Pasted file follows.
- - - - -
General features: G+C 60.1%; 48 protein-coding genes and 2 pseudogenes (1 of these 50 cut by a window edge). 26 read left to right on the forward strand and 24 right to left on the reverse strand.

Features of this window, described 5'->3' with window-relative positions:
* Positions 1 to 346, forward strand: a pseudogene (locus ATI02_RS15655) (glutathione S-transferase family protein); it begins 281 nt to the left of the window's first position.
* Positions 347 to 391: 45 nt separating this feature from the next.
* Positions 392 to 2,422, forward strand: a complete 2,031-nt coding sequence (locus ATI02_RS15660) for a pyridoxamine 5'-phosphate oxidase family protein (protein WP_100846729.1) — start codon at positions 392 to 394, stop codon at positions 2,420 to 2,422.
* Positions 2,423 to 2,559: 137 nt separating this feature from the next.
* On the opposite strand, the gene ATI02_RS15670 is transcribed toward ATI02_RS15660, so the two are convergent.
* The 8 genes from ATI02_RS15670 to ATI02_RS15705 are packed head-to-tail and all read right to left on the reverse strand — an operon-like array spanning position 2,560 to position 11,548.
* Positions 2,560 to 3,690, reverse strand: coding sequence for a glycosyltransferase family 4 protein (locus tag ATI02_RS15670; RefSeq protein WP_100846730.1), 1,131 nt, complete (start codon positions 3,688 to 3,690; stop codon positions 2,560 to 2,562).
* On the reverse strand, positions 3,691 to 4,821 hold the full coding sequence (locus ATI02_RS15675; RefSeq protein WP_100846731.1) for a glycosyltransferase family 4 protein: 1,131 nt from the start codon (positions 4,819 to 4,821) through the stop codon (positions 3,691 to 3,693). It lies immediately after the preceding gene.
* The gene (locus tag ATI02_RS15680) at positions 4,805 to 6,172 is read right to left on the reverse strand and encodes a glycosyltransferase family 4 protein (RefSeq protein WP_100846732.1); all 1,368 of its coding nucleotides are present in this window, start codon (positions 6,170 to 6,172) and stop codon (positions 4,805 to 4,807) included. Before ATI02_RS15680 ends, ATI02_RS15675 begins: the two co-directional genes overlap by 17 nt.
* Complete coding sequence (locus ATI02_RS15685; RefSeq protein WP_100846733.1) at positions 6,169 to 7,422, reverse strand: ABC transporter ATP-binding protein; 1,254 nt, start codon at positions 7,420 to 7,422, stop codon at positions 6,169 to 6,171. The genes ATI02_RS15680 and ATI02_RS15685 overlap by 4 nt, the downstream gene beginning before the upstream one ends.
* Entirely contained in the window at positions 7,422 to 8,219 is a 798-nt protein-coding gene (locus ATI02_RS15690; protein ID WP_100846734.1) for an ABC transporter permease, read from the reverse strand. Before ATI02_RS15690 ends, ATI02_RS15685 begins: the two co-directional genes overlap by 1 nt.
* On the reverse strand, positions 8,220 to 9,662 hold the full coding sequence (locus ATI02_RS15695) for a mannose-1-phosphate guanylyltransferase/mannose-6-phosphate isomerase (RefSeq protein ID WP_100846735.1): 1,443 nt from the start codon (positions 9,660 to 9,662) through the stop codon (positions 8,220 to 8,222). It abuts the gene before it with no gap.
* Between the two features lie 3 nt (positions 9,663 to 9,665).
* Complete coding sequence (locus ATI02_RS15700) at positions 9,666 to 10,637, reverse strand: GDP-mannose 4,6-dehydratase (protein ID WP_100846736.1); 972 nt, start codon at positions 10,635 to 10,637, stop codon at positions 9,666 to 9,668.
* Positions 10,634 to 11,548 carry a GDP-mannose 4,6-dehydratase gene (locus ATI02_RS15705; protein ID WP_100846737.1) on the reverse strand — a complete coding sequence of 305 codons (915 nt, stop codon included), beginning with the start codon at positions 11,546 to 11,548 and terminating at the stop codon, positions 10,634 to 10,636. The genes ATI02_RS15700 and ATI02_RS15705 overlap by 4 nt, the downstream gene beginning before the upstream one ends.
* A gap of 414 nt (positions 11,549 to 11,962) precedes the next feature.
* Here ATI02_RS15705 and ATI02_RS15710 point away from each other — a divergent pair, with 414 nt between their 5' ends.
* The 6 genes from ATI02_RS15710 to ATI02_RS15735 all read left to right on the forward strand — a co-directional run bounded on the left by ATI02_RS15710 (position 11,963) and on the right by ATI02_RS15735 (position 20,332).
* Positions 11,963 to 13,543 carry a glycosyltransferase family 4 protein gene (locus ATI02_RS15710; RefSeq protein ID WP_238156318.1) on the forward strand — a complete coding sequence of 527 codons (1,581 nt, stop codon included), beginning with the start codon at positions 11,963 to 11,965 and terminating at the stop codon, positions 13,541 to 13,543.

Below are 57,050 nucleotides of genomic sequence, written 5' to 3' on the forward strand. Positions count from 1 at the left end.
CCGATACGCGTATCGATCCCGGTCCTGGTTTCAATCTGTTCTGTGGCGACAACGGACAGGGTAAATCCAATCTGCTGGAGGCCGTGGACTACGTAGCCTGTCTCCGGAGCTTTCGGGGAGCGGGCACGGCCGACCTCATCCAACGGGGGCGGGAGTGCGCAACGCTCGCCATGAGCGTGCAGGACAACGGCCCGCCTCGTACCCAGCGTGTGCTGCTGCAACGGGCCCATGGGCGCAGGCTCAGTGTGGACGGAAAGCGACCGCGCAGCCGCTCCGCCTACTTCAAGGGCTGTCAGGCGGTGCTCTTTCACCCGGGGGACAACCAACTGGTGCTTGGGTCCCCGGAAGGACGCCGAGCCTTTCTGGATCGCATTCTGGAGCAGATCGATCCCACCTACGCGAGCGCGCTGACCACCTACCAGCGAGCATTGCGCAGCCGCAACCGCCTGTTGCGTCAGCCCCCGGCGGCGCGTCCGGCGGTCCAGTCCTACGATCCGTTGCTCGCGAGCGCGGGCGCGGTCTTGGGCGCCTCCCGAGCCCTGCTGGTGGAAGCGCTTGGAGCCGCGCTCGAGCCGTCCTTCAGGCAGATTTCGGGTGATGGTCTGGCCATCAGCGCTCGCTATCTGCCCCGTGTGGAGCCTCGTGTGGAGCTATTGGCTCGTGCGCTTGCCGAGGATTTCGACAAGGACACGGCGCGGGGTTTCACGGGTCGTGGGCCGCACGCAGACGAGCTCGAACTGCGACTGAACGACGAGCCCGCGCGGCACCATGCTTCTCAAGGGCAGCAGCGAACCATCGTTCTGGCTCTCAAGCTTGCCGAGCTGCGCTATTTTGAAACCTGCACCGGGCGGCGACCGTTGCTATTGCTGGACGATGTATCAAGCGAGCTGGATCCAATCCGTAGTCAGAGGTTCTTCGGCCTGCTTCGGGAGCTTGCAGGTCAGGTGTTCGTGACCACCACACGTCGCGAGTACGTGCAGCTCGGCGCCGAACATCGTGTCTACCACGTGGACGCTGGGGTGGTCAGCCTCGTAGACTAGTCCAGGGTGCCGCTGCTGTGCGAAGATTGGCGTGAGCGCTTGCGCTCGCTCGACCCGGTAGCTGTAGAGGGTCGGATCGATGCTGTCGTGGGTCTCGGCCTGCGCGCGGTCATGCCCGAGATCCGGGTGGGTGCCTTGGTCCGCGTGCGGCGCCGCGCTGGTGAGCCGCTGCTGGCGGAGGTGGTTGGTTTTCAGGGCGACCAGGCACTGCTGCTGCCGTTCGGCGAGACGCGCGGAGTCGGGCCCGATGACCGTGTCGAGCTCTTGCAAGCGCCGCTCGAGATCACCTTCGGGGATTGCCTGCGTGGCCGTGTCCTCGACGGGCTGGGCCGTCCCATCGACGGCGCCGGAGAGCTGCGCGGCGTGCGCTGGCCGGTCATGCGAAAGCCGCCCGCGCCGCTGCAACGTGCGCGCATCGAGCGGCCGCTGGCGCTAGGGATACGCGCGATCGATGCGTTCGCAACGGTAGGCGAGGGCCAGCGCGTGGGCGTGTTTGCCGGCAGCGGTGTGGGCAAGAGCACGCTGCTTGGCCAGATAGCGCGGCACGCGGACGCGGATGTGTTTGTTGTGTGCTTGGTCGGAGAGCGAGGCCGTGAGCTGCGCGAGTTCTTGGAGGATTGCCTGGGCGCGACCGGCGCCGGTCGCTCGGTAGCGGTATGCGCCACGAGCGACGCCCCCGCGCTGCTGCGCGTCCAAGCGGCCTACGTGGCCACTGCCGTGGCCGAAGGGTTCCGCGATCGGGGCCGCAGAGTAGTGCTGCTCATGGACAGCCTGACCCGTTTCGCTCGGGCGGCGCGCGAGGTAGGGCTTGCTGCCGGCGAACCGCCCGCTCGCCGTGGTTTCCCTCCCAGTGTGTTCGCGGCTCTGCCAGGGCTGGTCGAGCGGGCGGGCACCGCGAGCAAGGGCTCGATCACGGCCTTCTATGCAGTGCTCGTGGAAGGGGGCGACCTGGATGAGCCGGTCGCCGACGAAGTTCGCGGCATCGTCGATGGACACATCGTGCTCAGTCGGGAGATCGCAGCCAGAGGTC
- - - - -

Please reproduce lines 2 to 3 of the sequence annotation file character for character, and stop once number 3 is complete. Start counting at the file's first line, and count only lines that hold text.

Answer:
Features of this window, described 5'->3' with window-relative positions:
* Positions 1 to 346, forward strand: a pseudogene (locus ATI02_RS15655) (glutathione S-transferase family protein); it begins 281 nt to the left of the window's first position.